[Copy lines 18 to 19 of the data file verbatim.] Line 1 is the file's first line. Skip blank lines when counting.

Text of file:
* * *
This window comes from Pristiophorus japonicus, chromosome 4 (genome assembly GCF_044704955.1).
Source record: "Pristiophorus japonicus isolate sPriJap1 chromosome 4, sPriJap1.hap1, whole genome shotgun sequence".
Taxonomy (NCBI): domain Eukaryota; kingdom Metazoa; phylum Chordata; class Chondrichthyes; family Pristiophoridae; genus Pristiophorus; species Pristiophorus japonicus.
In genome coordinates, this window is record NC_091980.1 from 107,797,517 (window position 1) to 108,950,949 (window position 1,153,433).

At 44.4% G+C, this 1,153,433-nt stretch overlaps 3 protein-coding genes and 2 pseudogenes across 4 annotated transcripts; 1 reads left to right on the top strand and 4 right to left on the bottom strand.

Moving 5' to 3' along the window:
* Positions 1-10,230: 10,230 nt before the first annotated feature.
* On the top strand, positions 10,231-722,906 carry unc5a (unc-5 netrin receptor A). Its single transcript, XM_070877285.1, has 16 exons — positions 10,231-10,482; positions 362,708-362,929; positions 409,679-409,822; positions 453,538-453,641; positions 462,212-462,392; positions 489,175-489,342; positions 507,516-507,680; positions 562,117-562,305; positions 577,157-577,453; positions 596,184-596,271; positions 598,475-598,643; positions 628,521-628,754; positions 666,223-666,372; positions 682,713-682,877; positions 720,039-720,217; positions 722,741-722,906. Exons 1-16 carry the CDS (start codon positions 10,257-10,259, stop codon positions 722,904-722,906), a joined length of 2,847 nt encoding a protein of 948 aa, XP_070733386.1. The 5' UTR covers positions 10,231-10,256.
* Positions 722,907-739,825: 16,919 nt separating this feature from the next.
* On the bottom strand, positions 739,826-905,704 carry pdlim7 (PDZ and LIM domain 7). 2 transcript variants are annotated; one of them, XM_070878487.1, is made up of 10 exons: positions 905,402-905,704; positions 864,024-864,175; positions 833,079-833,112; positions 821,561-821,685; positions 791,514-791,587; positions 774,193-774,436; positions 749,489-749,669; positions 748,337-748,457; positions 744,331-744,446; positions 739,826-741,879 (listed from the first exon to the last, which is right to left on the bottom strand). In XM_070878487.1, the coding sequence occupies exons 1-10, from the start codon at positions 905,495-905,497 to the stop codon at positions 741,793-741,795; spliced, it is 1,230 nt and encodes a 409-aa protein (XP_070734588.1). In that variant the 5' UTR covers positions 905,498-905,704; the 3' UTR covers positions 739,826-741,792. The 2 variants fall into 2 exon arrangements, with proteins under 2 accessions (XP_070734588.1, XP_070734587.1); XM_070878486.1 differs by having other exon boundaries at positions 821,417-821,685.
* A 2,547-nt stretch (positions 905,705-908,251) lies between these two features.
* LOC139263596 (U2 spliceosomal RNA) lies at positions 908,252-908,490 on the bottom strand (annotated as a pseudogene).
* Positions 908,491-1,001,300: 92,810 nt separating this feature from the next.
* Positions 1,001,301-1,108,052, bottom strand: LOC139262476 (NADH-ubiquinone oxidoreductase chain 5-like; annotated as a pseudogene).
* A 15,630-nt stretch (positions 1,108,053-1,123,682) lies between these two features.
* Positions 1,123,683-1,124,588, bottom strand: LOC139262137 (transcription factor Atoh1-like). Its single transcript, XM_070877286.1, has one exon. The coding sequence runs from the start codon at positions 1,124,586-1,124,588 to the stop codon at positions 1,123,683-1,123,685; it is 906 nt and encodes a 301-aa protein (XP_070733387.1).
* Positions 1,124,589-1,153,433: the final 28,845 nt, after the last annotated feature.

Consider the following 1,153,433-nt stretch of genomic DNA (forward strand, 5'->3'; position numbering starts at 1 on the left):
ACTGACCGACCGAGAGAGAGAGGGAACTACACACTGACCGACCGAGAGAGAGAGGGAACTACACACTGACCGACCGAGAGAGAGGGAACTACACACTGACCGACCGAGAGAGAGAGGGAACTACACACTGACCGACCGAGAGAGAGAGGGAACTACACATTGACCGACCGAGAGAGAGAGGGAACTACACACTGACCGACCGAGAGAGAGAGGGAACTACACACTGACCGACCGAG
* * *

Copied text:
Consider the following 1,153,433-nt stretch of genomic DNA (forward strand, 5'->3'; position numbering starts at 1 on the left):
ACTGACCGACCGAGAGAGAGAGGGAACTACACACTGACCGACCGAGAGAGAGAGGGAACTACACACTGACCGACCGAGAGAGAGGGAACTACACACTGACCGACCGAGAGAGAGAGGGAACTACACACTGACCGACCGAGAGAGAGAGGGAACTACACATTGACCGACCGAGAGAGAGAGGGAACTACACACTGACCGACCGAGAGAGAGAGGGAACTACACACTGACCGACCGAG